Research Digested – 2020 Deloitte Global Human Capital Trends

Cover of Deloitte Human capital trends report 2020


A snapshot of useful research for L&D and workplace professionals.

About the research

Deloitte ran its first Global Human Capital Trends survey in 2011. In this latest iteration, 8,949 senior HR and business professionals from around the world were asked to provide their views on the latest human capital trends.

Standout stats

This year’s top trends are:

  1. Well-being
  2. Belonging
  3. Knowledge management
  4. Ethics and the future of work
  5. The evolving role of HR
  6. Reskilling
  7. Governing workforce strategies
  8. The postegenerational workforce
  9. Compensation
  10. Super teams and AI

For each trend, respondents were asked how ready their organisation was to adopt this trend. For all trends, around 50% of respondents said they were ready or very ready. Many organisations have a long way to go to prepare for the impact of these trends. The report provides a chapter of data and insight on each trend. Here we look at the stats that stood out for us.

When it comes to belonging, the research shows that workers who are valued for their contributions and who feel aligned with the organisation’s purpose and values feel the greatest sense of belonging versus those who feel connected and those who are treated fairly.

Organisational culture (43%), leadership behaviours (33%) and personal relationships (24%) are the factors that most affect an organisation’s ability to create a sense of belonging.

When it comes to well-being, organisations say that theor strategies have the biggest impact on: workforce experience (62%), reputation in the market (42%) and customer experience (40%).

Most strategies take a holistic view of well-being:

  • 34 % of respondents say their well-being strategy focuses on the physical, mental, and financial health of our employees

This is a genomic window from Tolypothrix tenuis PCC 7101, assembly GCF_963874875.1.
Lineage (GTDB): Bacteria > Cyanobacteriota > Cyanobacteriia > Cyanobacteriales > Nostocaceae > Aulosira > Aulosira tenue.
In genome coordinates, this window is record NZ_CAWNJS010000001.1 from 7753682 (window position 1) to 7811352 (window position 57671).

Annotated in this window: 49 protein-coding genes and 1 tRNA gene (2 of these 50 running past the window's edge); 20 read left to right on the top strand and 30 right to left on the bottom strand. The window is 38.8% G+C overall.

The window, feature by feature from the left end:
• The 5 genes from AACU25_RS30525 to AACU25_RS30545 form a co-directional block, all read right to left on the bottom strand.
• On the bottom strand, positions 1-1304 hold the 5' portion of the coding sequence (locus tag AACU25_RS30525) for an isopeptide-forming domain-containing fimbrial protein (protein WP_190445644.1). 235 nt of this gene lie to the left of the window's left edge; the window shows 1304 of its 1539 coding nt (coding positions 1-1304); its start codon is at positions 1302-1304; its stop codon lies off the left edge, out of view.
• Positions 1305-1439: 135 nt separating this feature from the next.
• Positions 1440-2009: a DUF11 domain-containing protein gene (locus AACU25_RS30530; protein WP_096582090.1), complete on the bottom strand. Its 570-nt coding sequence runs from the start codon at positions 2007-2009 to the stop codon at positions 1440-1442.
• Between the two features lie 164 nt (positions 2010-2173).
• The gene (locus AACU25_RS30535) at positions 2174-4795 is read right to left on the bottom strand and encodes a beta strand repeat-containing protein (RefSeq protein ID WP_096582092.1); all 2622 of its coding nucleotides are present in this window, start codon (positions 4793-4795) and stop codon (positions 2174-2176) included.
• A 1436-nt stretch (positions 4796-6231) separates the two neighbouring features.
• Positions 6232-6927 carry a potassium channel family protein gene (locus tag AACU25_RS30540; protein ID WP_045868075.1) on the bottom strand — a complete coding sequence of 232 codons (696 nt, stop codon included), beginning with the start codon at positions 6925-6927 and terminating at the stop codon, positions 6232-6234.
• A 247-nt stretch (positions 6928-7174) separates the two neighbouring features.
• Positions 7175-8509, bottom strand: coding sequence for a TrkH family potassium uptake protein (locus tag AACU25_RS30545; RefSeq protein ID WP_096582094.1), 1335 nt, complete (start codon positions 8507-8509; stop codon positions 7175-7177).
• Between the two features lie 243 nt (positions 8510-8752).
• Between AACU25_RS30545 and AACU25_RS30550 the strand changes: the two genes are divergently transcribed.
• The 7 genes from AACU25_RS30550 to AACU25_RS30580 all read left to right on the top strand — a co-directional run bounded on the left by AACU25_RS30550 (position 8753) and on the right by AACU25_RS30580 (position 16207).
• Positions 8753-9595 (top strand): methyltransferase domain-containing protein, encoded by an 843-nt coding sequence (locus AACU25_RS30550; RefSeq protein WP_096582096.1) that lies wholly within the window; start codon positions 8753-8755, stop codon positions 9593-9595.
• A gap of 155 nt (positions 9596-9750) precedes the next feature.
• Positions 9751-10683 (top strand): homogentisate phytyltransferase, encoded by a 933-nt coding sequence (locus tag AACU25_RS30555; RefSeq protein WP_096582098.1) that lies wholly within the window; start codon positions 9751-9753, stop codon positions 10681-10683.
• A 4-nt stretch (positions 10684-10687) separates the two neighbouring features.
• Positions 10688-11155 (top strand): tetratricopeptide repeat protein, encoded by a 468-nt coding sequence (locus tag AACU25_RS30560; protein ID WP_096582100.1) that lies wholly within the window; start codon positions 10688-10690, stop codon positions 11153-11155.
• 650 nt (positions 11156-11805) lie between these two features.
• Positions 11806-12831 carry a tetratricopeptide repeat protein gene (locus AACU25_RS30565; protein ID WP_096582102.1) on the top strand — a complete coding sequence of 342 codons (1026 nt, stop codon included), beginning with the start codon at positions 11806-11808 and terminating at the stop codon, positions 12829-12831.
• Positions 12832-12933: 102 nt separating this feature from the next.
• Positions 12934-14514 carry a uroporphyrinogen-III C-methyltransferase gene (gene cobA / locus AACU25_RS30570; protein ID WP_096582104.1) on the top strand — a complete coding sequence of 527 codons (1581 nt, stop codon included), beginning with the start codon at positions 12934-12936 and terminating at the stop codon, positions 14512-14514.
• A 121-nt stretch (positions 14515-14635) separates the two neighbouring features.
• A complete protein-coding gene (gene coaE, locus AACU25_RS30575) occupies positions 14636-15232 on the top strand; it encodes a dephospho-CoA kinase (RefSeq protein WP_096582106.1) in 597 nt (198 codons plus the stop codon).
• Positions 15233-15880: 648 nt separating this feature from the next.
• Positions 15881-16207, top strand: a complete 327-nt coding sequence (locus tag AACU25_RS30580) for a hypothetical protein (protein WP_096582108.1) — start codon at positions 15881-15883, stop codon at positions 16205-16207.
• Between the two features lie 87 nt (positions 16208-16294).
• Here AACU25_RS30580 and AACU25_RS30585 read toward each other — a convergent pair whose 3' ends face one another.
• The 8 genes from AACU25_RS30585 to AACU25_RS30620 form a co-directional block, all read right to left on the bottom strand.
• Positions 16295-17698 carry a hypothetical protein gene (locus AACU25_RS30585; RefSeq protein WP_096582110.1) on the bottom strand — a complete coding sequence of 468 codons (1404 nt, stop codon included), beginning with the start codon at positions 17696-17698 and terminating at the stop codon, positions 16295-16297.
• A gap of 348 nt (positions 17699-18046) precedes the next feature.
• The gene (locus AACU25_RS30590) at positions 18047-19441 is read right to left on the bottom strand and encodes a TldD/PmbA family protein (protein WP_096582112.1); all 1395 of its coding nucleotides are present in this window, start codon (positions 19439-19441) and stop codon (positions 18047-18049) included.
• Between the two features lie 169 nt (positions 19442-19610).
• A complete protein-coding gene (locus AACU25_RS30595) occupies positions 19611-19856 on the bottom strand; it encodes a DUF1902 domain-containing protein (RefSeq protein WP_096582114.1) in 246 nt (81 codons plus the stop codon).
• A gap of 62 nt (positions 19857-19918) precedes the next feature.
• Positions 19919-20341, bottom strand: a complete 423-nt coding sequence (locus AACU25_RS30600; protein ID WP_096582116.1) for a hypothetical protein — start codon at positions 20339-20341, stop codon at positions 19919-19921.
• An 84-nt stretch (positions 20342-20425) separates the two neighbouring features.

• 21% say their well-being strategy is comprehensive and integrated into the way we design work and develop our workforce experience to provide purpose and meaning
  • And 17% say they do not have a well-being strategy.

So how are organisations promoting well-being? In a variety of ways . . .

  • Giving workers more autonomy in how they do their work – 45%
  • Using technology to promote more connectivity and collaboration – 41%
  • Increasing flexible and/or predictable scheduling – 39%
  • Increasing remote work opportunities – 38%
  • Introducing wellness behaviors in day-to-day work – 38%

The report asked questions around AI and team working as well as AI and ethics.

Asked What is the primary reason your organisation uses AI, 4% say to oversee workers, 12% say to replace workers, 60% say to assist workers and 24% say they don’t use AI.

And when it comes to ethics and the future of work, organisations are not ready to manage a number of issues involving the intersection with people and technology . . .

Knowledge management is one of the top trends this year. So what do we mean by the term? According to the respondents it is defined in the following ways:

  • Sharing knowledge: Documenting and disseminating knowledge 55%
  • Preserving knowledge: Maintaining knowledge for future access and use 44%
  • Creating knowledge: Developing new services, solutions, products, or processes 43%
  • Deriving value from knowledge: Tying knowledge to action 36%

And the barriers to better knowledge management include:

  • Organizational silos 55%
  • Lack of incentives 37%
  • Lack of technology infrastructure 36%
  • Lack of organizational mandate 35%
  • Frequent shifting of which people are in what roles at what time 35%
  • Compliance headwinds 13%

Asked about workforce strategies and the data they collect about work, respondents revealed that future focused activities were bottom of the priority list. Organisations mostly collect workforce data on . . .

  • Headcount, hiring, and turnover 82%
  • Salary costs 68%
  • Workforce composition (e.g., on and off balance sheet workers) 53%
  • Engagement 42%
  • Workforce diversity 37%
  • Leadership pipeline 35%
  • Learning investments and progress 33%
  • Critical roles 32%
  • Talent mobility 30%
  • Employer brand 24%
  • New workforce initiatives 16%
  • Status of reskilling 14%

Final word

It’s always interesting to see which trends are towards the top of Deloitte’s annual list of trends. Well-being, belonging, knowledge management and ethics. Who could have predicted the importance of these trends 12 months ago? There’s much to digest here and lots to think about for learning teams. How are you helping overcome the barriers to knowledge management?

Report reading time: 30 minutes

Media: PDF

Read the report here.